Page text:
Recommit yourself to performance. Identify areas you can improve immediately and display your commitment to the company's objectives. A majority (63) percent of managers say the best thing a worker can do after a falling out with the boss is to simply improve the quality of work. In most cases, the negative attitudes will be history.Don't hold a grudge or gossip. Fifty-nine percent of managers say one's ability to "move forward and not hold a grudge" is important to repairing working relationships. This is a two-way street, of course, but workers who are able to display professionalism in spite of personal differences will be in a better position to navigate office politics. Similarly, 38 percent of managers say simply not discussing the falling out with other colleagues is a smart way to repair a relationship.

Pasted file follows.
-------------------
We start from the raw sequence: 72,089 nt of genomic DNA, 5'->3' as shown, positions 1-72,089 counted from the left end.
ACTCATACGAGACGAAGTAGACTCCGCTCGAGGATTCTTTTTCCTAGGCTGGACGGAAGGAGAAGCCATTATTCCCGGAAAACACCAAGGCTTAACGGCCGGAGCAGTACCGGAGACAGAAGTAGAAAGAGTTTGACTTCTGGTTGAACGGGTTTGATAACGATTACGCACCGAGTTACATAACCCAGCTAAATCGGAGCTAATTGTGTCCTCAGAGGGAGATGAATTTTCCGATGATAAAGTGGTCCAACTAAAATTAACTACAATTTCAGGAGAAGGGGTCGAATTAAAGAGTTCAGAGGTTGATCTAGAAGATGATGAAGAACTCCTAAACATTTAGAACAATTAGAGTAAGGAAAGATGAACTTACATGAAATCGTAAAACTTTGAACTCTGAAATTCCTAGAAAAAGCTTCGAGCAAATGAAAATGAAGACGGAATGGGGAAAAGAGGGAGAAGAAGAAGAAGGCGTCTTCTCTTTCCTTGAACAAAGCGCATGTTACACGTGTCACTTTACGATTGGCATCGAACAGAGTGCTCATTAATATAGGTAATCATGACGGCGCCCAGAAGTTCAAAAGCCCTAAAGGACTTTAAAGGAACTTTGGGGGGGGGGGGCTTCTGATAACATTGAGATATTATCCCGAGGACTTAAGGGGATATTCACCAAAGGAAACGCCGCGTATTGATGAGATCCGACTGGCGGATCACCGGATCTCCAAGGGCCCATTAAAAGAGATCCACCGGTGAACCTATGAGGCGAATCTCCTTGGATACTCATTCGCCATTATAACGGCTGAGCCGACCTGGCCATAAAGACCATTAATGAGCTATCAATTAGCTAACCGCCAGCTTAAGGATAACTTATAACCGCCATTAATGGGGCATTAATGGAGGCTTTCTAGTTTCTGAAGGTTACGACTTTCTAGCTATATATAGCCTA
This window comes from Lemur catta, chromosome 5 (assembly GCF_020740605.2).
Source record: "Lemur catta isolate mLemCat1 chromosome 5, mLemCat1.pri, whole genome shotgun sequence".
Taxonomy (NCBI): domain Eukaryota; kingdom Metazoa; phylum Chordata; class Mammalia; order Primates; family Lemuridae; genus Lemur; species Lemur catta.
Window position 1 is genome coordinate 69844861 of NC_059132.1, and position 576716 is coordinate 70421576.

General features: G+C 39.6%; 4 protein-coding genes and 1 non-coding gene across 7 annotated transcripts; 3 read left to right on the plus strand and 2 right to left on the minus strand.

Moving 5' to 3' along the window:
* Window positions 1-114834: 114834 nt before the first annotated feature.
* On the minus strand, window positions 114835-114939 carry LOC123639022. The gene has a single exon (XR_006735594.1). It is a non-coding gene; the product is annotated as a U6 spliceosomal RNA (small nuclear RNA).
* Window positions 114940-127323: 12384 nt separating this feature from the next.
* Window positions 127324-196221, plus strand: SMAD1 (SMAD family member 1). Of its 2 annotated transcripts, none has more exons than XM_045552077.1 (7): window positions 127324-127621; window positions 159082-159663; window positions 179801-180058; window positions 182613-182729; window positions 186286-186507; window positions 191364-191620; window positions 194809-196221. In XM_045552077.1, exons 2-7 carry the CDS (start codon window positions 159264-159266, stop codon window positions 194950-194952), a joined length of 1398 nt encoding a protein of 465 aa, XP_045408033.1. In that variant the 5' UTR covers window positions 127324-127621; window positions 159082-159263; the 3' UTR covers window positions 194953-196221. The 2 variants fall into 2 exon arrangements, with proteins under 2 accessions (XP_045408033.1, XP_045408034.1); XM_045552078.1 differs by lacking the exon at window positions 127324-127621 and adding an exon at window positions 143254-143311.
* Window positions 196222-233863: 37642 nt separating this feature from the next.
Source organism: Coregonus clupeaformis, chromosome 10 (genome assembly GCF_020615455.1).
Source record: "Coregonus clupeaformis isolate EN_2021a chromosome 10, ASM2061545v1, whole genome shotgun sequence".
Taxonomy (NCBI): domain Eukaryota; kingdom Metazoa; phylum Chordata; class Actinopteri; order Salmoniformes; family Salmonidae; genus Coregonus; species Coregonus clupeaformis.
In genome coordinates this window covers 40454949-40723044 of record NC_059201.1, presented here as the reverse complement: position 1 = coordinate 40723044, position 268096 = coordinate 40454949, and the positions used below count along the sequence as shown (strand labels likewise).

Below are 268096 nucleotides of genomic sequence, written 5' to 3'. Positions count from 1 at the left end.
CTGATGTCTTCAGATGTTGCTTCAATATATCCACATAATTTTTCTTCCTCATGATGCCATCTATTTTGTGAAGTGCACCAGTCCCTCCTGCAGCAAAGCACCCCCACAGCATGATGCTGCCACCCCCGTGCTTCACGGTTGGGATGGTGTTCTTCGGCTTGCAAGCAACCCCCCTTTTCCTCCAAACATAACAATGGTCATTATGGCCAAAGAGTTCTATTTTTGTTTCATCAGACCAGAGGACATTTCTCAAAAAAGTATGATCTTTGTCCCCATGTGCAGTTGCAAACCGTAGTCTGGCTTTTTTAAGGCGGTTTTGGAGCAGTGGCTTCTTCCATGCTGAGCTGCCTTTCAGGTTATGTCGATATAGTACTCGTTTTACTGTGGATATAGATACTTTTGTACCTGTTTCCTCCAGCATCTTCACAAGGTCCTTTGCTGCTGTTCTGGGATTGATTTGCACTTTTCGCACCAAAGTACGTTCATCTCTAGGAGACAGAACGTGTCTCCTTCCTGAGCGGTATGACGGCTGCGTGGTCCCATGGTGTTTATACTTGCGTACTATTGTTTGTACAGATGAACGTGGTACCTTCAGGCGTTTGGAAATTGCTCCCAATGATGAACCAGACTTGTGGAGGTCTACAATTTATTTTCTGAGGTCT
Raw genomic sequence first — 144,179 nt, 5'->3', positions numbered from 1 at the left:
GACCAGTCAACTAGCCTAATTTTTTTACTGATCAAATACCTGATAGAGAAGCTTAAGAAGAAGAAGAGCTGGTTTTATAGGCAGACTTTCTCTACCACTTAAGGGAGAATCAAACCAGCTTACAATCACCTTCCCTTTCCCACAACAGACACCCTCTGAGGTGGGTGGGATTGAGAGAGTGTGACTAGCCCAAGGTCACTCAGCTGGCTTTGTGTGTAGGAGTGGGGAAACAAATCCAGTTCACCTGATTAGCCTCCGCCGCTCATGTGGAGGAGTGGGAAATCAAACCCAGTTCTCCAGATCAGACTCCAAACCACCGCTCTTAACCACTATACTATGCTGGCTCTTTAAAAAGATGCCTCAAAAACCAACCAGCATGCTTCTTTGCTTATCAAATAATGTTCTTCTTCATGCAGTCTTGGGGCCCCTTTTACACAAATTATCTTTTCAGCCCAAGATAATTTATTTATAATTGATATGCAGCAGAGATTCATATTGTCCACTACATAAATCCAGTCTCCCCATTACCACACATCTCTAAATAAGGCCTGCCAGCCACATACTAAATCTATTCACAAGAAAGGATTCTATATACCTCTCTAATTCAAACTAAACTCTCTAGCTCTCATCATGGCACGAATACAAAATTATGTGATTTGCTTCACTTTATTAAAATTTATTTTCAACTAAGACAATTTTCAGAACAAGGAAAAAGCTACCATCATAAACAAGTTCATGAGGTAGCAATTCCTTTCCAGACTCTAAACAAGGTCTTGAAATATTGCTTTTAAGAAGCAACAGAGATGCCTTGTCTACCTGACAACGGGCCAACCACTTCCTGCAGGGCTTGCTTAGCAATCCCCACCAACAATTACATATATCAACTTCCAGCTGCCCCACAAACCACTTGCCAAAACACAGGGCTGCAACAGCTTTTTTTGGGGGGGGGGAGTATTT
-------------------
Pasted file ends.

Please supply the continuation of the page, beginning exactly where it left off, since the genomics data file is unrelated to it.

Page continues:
More Than A Quarter Of Bosses Have An Employee They'd Like To See Leave The Company, Finds CareerBuilder Study
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